Though alien to the once barren landscape, the trees at Gearhart probably weren’t to blame for the financial distress the course suffered in the final two decades of the 20th Century. The course changed hands five times in one eight-year period alone, and the Gearhart Hotel and Sand Trap clubhouse both burned to the ground at different times.
In 1999, Oregon architect Bill Robinson completed a fairly extensive renovation of the course, and though it certainly improved, the course’s fundamental flaw still remained.
Boyle (and team) to the rescue
It took Tim Boyle’s willingness to adapt to precipitate the changes Gearhart so desperately needed. Initially though, Boyle couldn’t quite get his head around the major modifications being proposed. Having bought out his partners in 2010, he took advice from Mike Keiser, owner of the successful Bandon Dunes Golf Resort; David McLay Kidd, architect of the first course at Bandon Dunes; Jim Urbina, co-designer of Pacific Dunes, Old Macdonald and the Punchbowl putting course at Bandon Dunes; and Oregon-based designer John Strawn.
Boyle, who had known his fellow Oregonian for many years, knew he could trust Strawn’s opinion and didn’t hesitate to hire him as a consultant.
“John is very experienced, local, and has a great sense for links golf,” says Boyle. “It was natural to ask him to quarterback the few modifications (besides moving the trees) the course required.”
The former CEO of Robert Trent Jones Jr.’s design firm and president of Arthur Hills and Steve Forrest’s company, Strawn has lived in Oregon since 1970 and was well aware of Gearhart’s decline over the years. And, like everyone else, he told Boyle the trees had to come down.
“They were becoming brittle anyway, but removing the trees would restore a sense of place and scale,” he says. “The mountains would reappear, and by replacing them with stands of fescue we could reestablish Gearhart’s links character. The wind would be a factor again, and the turf would be much healthier.”
Gearhart’s general manager Jason Bangild carried out the work alongside superintendent Forrest Goodling who was at Portland GC for 17 years before coming to Gearhart in 2011.
“We began taking out a few trees in November 2013,” says Goodling. “As the job progressed, however, we really began to see the value of opening up the views and restoring the links turf, so we ended up taking them all out – about 400 in all. The final step was healing the course back for play. Filling in all of the tree wells and getting grass to grow there took a while.”
It also took time for members and visitors to appreciate the changes.
“The feedback was a little sketchy at first,” says Goodling. “But the more they played it the more people enjoyed it.”
Bangild says the course now records about 23,000 rounds a year, a significant increase from a few years ago.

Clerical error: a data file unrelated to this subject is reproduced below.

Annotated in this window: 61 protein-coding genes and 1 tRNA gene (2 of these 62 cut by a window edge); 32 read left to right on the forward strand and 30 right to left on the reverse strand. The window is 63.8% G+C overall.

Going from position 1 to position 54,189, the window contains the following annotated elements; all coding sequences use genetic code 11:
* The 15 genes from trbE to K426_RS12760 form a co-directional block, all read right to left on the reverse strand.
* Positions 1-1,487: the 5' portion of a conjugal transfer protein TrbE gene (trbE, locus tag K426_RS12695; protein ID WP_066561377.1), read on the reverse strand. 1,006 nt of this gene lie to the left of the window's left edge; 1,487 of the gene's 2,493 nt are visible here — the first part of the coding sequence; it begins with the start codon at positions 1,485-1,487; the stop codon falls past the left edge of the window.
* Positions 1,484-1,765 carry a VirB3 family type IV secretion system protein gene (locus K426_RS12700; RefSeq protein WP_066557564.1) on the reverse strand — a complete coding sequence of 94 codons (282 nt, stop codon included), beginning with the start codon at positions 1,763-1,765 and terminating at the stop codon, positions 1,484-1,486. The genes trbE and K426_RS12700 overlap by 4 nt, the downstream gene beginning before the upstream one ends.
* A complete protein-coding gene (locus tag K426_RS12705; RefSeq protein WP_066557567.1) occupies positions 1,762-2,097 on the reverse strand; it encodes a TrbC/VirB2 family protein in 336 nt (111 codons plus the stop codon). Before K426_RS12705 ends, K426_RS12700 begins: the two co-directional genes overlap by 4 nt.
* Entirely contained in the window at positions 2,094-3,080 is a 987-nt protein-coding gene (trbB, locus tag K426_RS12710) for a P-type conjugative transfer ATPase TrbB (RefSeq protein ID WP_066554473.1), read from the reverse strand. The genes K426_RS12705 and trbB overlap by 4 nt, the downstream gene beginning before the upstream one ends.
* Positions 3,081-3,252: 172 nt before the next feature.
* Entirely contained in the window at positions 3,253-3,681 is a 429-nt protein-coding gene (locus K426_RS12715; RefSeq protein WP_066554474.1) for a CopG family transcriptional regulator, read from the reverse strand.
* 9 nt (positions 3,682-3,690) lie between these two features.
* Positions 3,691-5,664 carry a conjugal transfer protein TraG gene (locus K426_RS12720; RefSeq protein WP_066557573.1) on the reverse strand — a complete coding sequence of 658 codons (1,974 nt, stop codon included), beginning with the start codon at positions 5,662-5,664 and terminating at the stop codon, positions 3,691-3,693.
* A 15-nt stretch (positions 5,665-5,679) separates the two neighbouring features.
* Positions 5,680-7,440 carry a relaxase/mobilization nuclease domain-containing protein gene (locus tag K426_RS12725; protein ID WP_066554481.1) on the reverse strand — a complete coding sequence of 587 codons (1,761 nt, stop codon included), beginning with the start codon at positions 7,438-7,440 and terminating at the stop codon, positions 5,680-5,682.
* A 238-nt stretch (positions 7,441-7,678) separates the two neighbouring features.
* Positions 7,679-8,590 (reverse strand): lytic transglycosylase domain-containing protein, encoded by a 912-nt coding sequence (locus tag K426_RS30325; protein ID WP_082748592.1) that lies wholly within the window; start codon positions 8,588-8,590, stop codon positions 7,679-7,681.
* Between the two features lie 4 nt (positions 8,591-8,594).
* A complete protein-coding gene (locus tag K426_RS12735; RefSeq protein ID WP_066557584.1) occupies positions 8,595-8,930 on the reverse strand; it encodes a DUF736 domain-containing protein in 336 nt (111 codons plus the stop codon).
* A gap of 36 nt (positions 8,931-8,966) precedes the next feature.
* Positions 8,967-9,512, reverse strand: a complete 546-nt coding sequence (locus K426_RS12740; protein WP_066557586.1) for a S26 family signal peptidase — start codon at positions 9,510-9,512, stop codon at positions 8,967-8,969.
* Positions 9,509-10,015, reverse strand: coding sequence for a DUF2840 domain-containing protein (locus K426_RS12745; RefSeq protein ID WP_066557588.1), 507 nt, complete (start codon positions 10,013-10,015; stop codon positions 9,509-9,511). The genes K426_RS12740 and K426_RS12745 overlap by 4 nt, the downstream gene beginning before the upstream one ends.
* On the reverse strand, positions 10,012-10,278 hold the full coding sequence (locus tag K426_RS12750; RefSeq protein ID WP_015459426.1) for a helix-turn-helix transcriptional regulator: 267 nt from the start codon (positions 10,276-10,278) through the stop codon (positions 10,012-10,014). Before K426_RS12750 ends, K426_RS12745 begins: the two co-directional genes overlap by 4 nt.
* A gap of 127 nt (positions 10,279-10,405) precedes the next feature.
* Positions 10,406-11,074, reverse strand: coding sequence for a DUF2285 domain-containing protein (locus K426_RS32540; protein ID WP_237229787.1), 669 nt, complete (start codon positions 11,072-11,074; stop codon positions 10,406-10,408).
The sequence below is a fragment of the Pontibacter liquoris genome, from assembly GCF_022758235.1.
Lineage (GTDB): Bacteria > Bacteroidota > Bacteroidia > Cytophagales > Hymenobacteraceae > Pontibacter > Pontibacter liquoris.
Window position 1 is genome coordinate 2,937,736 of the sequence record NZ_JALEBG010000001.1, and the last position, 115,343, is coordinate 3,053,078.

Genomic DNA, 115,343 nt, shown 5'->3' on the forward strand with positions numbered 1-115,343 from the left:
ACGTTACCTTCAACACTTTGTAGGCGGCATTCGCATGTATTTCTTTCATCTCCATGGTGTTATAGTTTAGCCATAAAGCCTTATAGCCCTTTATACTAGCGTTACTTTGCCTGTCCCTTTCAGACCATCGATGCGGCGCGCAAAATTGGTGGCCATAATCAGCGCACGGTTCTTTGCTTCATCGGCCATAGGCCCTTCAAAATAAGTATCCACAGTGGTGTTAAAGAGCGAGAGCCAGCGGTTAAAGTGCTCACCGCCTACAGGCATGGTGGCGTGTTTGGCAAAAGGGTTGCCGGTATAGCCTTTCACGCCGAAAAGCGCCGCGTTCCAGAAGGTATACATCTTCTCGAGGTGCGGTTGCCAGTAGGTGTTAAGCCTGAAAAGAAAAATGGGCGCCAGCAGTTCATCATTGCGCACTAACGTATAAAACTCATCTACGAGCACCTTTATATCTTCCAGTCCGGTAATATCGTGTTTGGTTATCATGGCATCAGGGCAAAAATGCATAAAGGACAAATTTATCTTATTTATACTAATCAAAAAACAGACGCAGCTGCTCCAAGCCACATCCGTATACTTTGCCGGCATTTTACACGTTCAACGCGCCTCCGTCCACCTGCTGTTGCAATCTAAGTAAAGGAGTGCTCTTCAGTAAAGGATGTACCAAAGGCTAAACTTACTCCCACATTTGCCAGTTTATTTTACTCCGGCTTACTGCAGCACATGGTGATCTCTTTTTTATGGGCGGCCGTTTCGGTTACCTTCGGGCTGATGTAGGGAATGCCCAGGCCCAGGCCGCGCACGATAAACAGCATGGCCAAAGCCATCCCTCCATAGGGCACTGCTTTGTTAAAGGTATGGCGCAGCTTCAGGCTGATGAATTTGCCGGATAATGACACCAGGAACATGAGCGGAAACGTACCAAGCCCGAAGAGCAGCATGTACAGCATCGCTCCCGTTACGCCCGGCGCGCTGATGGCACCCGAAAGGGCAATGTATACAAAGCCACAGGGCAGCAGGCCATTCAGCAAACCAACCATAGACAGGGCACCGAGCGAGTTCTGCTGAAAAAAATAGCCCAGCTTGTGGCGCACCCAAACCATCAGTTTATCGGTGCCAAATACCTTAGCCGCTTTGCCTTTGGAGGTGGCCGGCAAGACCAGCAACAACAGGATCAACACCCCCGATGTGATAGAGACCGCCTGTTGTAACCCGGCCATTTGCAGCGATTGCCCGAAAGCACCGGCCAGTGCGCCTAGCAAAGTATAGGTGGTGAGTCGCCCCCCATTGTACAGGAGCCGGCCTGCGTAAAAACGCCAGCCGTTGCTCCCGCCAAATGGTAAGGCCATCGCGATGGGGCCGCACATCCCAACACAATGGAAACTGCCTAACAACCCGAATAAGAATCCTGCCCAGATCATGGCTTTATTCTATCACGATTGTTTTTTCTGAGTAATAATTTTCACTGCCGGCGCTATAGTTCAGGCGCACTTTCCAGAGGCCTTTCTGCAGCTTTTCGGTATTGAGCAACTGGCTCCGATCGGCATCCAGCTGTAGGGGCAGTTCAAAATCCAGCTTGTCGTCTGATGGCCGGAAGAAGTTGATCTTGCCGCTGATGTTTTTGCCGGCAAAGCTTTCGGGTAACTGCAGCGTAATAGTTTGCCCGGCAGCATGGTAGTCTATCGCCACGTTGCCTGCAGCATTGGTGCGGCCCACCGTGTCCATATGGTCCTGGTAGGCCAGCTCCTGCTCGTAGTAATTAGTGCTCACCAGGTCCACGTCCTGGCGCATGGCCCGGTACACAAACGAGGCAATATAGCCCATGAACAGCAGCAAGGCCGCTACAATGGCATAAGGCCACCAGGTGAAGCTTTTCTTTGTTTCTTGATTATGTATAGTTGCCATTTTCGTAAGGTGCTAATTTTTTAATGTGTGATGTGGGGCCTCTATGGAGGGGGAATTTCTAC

“Rounds are a little quicker too,” he adds. “The response at first was a little luke-warm, but now the fescue is settling and people have had a chance to see it in all conditions – sun, wind, rain, etc – and we’re really only getting positive feedback.”
Don’t forget the clubhouse
It’s not just the course that has undergone a profound transformation. The clubhouse and its famous Sand Trap bar were destroyed by fire in 1998, but an imposing Cape Cod-style brick building replaced it in 2000. The fourth incarnation of the Gearhart Hotel, Kelly House was an ambitious venture that sadly wasn’t working under the previous owners. Tim Boyle said it felt like a cold and unwelcoming sort of a place, so he invited an old High School friend to come in and revamp the place.
Mike McMenamin owns a company with his brother Brian that operates 65 brewpubs, 25 breweries, 11 hotels, nine old-fashioned theaters, two distilleries, a winery which also produces hard cider, numerous music venues and a coffee-roasting business. With timber paneling and dozens of great old photographs on the walls illustrating Gearhart’s eventful history, the re-opened McMenamins Sand Trap bar is again a fantastic place for a post-round beer and sandwich. In May 2012, 18 guest rooms were opened on the third and fourth floors, making Gearhart Golf Links a really great place for an overnight golf trip.
Gearhart Golf Links’s past may be a little vague, but its future should be well-defined. Tim Boyle, Jason Bangild, Forrest Goodling and John Strawn combined to restore a badly-bruised classic to its elegant and entertaining best.
By the Numbers
‘The Stones’ – 6,501 yards (Course rating – 72.0, Slope – 136)
Black Tees – 6,176 yards
White Tees – 5,741 yards
Green Tees – 5,157 yards
Rooms at the Gearhart Hotel start at $125/night. Stay and Play Packages start at $135/night – also available at the Gearhart Ocean Inn and Gearhart by the Sea.